This semester in addition to teaching, I am a SIR (Something-in-Residence, no joke) at ITP, NYU-Tisch’s art/design and technology program.
My mission for the next 3 months is to experiment with new modes of interaction for video: both for the flipped classroom and live events. (Two very different fish!)
2 weeks ago, I conducted the first in a series of informal user studies with 3 students from Dan Shiffman’s Nature of Code class which introduces techniques for modeling natural systems in the Java-based programming environment Processing .)
User Study No. 1
Last year, Dan flipped his class, creating a series of ~10 minute videos starting with how to use random() to move objects around a screen to modeling the movement in ant colonies.
There were no computers involved. We watched it together on a big screen, just like you would a movie except I sat facing the students.
The only “interaction” I asked of them was to:
- Raise their right hand when Dan said something extra clear.
- Raise both hands to indicate “Help!”
On the whole, the “interaction” was a non-event. There were a few tentative raisings of the right hand and zero raisings of both hands.
However, after each video when I asked, at what points in the video were things not perfectly clear? There were no hesitations in the replies.
Points of confusion fell mostly into 1 of 2 categories:
- I simply need more background information.
- Maybe if I rewatch that part it will help.
Although I will say that in my subjective option, number 2 was said in a tentative and theoretical fashion, which is interesting because “the ability to re-watch” is a much-vaunted benefit of flip.
It must be said though, that we’re early in the semester and the concepts being introduced in these videos are simple relative to what’s to come.
Learnings for design…
Some early thoughts I had coming out of this first session were:
- Unlike reading, video is too overwhelming for you to be able to reflect on how you’re reacting to the video while you’re trying to take it in. (Just compare reading a novel to watching a movie.)
- That being said, so long as the video is short enough, people have a pretty good idea of where they lost their way, even after the fact.
- Still, there needs to be a pay-off for bothering to register where those points are on the video. For example, “If I take the time to mark the points in the video where I needed more information, the instructor will review them in class.”
- It’s still unclear to me how a “social” element might change both expectations and behavior. If you could see other people registering their points of confusion and asking questions and you could simply pile on and say “I have this question too” (many discussion forums have this feature), the whole dynamic could change.
- Hence, the popularity of inserting slides with multiple choice questions every few minutes in MOOC videos. The slides serve as an explicit break to give the viewer space to reflect on what they’ve just watched.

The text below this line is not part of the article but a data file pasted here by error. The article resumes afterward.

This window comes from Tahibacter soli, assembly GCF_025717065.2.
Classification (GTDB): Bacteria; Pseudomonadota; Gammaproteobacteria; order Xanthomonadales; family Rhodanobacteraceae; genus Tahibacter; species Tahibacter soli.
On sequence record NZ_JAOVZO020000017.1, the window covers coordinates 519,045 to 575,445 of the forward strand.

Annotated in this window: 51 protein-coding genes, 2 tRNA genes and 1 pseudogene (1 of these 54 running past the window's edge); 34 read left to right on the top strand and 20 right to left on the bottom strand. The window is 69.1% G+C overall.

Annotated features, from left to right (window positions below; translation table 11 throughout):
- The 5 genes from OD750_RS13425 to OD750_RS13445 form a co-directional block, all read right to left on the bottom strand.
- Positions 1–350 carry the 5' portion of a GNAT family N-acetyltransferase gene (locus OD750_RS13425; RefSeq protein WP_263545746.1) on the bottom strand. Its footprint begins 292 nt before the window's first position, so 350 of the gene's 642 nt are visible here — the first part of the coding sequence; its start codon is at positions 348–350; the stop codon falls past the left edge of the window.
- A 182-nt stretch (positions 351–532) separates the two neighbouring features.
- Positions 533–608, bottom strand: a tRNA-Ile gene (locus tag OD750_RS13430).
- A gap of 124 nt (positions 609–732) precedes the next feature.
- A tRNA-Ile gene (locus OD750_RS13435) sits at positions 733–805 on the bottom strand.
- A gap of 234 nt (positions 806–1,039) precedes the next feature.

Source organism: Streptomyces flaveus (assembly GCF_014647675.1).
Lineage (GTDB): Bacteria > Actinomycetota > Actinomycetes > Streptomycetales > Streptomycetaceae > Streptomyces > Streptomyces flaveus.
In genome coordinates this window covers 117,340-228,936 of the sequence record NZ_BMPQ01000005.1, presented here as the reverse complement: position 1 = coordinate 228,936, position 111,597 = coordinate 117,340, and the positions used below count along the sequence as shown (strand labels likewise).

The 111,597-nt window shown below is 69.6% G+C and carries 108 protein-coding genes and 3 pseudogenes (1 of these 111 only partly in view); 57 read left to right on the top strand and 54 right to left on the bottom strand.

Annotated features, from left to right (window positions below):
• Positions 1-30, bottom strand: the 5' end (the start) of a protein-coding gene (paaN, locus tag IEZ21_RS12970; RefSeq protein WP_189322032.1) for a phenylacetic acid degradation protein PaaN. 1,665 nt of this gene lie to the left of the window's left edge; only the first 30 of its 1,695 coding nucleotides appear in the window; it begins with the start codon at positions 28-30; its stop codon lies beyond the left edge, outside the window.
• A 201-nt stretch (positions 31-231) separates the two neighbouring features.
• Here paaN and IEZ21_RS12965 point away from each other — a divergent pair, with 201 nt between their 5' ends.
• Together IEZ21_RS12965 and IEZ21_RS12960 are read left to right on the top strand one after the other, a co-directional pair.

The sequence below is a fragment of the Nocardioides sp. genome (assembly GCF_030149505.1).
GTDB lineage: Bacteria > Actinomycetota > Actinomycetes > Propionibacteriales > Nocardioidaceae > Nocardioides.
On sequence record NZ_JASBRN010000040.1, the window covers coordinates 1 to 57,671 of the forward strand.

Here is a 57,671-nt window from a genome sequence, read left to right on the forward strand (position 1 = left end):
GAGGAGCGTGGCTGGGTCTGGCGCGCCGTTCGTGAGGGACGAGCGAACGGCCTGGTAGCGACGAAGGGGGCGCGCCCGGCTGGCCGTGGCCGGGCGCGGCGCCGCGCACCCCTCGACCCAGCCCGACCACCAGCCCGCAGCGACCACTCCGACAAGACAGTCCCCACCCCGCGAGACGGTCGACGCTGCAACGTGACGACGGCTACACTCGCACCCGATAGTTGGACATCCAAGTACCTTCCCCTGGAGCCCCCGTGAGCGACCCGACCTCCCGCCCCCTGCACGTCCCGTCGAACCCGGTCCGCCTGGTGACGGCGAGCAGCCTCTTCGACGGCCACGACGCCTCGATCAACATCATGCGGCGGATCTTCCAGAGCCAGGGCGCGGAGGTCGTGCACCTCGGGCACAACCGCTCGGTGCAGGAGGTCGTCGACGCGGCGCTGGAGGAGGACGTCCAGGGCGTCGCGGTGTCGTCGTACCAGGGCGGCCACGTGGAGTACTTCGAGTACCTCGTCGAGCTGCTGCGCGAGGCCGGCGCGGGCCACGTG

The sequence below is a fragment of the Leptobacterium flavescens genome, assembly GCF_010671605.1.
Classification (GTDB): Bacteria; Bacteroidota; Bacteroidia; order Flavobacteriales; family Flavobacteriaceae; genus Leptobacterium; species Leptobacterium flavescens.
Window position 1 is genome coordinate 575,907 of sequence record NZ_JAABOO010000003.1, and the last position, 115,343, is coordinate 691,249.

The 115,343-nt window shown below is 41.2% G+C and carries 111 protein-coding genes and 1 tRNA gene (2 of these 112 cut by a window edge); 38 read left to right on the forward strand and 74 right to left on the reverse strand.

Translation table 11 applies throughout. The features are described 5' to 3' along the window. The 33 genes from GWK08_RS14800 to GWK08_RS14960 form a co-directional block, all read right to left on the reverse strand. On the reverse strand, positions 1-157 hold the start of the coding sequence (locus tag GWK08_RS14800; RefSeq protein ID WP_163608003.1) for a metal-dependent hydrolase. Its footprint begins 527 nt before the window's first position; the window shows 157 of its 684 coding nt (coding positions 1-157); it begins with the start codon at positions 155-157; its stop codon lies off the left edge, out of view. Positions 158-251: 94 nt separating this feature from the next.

I wonder though if they need to be questions. Genuinely thought-provoking questions in multiple choice form are hard to come by.
In a flip class where there is such a thing as in-class face time, a simple checklist of concepts might suffice.
Here were the concepts that were covered. Cross off the ones you feel good about. Star the ones you’d like to spend more time on. I think it’s key that you are asked to do both actions, meaning there shouldn’t be a default that allows you to proceed without explicitly crossing off or starring a concept.
Concepts for Video 1.1:
- A vector is an arrow ★ @2:00 : Why is it an arrow and not a line?
- A vector has magnitude (length).
- A vector has direction (theta) ★ @3:30: What’s theta?
- A vector is a way to store a pair of numbers: x and y.
- A vector is the hypotenuse of a right triangle (Pythagorean Theorem).
Concepts for Video 1.2:
- PVector is Processing’s vector class.
- How to construct a new PVector.
- Replacing floats x,y with a PVector for location.
- Replacing float xspeed, yspeed with a PVector for velocity.
- Using the add() method to add 2 PVectors.
- Adding the velocity vector to the location vector.
- Using the x and y attributes of a PVector to check edges.
The tricky thing with Video 1.2 is that the only point of confusion here was @10:27 when Dan says almost as an aside that you add the velocity vector to the location vector which you can think of as a vector from the origin. I don’t think this kind of problem area would surface in a list of concepts to cross out or star.
In session 2, I will be conducting another user study with students from Shawn Van Every’s class “Always On, Always Connected” (an exploration of the technologies and designs that keep us online 24/7).
My plan is to try asking the students to raise their hand simply to register: I want somebody to review what happened at this point in the video.
We’ll see how it goes!